2020 Exposed Cracks in America's Supply Chains. Here's How We Learn From It.
By studying shortcomings, we can become stronger, faster and more resilient.
If there is anything businesses should have learned throughout this pandemic, it's that nothing in this world is certain. 2020 exposed shortcomings in U.S. emergency preparedness, but some of the most glaring and alarming cracks — and ones that will need a lot of attention going forward — are the cracks in America's supply chains.
There's little doubt that America's supply chains were stretched almost to the breaking point in the initial weeks of the pandemic. Besides panicked shoppers purchasing toilet paper and hand sanitizer by the case and the sudden upsurge in demand for Amazon's delivery services, the circumstances underscored just how much American businesses depend on international suppliers.
As other, more authoritarian countries like China shut down production centers and factories, American enterprises and government agencies suddenly found themselves staring down two stark realizations: They were entirely too dependent on overseas manufacturers, and they had no idea just how dependent they were.
Consider, for example, the F-35 Lightning II fighter jet. This fighter for the U.S. Air Force, arguably the most advanced stealth fighter jet in the world, is extraordinarily complex. Lockheed Martin, the lead on the project, has more than 25,000 vendors supplying them with the various parts. The F-35 has 250,000 different parts and components, and beyond the second or third tier of supply, Lockheed cannot easily know who all of their suppliers are or the risks associated with each and every supplier in such a complex vendor/supplier ecosystem. This was made all too clear during Covid-19 shutdowns when parts and supplies suddenly dried up.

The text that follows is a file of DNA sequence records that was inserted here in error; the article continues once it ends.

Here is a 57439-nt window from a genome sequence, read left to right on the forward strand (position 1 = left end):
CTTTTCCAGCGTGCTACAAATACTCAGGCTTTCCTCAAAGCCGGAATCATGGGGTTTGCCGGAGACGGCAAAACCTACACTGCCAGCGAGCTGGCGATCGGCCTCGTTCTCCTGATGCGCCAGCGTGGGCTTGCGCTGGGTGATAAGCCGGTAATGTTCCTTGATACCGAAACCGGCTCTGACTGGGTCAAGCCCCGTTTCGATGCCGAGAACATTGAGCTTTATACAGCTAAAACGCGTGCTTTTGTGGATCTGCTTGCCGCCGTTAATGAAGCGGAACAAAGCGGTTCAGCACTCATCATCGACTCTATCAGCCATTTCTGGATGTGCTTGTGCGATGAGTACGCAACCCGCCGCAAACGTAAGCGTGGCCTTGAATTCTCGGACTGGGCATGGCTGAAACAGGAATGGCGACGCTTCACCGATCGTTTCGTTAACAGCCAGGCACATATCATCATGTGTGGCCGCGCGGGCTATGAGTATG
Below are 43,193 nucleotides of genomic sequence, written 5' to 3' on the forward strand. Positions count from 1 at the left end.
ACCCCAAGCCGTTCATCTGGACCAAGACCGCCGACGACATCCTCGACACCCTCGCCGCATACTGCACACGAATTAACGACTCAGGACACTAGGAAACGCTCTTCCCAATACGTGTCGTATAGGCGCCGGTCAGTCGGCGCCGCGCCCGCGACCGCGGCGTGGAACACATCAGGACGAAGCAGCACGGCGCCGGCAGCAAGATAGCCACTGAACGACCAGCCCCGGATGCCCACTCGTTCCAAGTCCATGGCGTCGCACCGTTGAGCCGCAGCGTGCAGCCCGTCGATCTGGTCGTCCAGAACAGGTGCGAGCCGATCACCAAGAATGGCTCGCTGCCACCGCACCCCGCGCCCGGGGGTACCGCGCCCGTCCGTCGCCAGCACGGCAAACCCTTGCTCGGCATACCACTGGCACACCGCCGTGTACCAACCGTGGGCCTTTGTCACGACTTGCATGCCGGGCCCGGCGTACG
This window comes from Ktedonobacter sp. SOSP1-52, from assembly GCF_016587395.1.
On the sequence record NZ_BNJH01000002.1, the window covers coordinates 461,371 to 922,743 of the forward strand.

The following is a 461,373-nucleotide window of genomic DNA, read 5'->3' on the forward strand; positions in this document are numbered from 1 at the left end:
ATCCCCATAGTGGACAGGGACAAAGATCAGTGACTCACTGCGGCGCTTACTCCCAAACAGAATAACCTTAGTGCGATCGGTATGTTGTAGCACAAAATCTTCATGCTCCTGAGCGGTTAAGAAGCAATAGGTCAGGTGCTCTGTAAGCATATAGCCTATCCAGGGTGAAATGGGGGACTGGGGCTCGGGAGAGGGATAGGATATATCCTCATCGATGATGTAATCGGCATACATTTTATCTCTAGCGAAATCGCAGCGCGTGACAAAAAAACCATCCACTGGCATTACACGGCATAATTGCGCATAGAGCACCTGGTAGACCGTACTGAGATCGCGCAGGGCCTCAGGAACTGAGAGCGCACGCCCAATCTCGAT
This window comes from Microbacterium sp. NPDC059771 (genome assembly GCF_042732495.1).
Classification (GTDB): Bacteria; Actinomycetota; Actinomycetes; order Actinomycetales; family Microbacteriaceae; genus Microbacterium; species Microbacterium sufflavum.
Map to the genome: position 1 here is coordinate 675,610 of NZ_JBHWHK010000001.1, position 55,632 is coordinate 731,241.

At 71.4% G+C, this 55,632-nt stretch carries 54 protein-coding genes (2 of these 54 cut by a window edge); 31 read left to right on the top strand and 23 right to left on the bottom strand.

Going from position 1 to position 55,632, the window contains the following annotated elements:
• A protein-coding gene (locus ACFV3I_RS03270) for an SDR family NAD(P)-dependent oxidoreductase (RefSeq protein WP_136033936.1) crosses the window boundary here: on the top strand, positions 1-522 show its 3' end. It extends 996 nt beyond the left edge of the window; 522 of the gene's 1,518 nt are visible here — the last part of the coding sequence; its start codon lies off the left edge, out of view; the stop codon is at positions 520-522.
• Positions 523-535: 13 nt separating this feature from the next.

Bringing manufacturing back
One solution that's been embraced by both the American government and businesses is to bring manufacturing back to America. In 2020, then-President Donald Trump signed an executive order that instructed government agencies to purchase, among other things, medical supplies primarily from domestic U.S. companies. That was in addition to an executive order in May 2019 that ordered the Secretary of Commerce to explore how to better secure critical infrastructure and the digital economy in the U.S.
President Joe Biden's administration has also intensified efforts to invoke the Defense Production Act, so the government is clearly, consistently concerned with critical manufacturing and supply chain integrity.
Bad actors and identity-proofing
Covid-19 also showed how willing and able bad actors are to pose as legitimate businesses to take advantage of strapped supply chains. Luckily, even though these individuals change their names and their businesses, they usually keep their devices and principal members, and we can connect the dots to ensure everyone is aware of their nefarious pasts. However, this also poses a crucial dilemma: how to identity proof in a world where there are highly advanced cyber techniques and threats. The solutions are many and varied, but it has never been more crucial than now to vet anyone with whom you do business.
Obviously, there's much to be done to address these shortcomings. Covid-19 has provided many opportunities to strengthen American supply chains, and taking advantage of those opportunities will both better enable American businesses to support their consumers, as well as allow the American government to better protect national security and provide critical services.
Bringing manufacturing and supply chain upstreams back to the U.S. will have to be done in an incremental approach, and it remains to be seen how the new administration will continue prioritizing this agenda. Be that as it may, these steps should be taken with proper risk awareness and mitigation strategies to keep the process secure.
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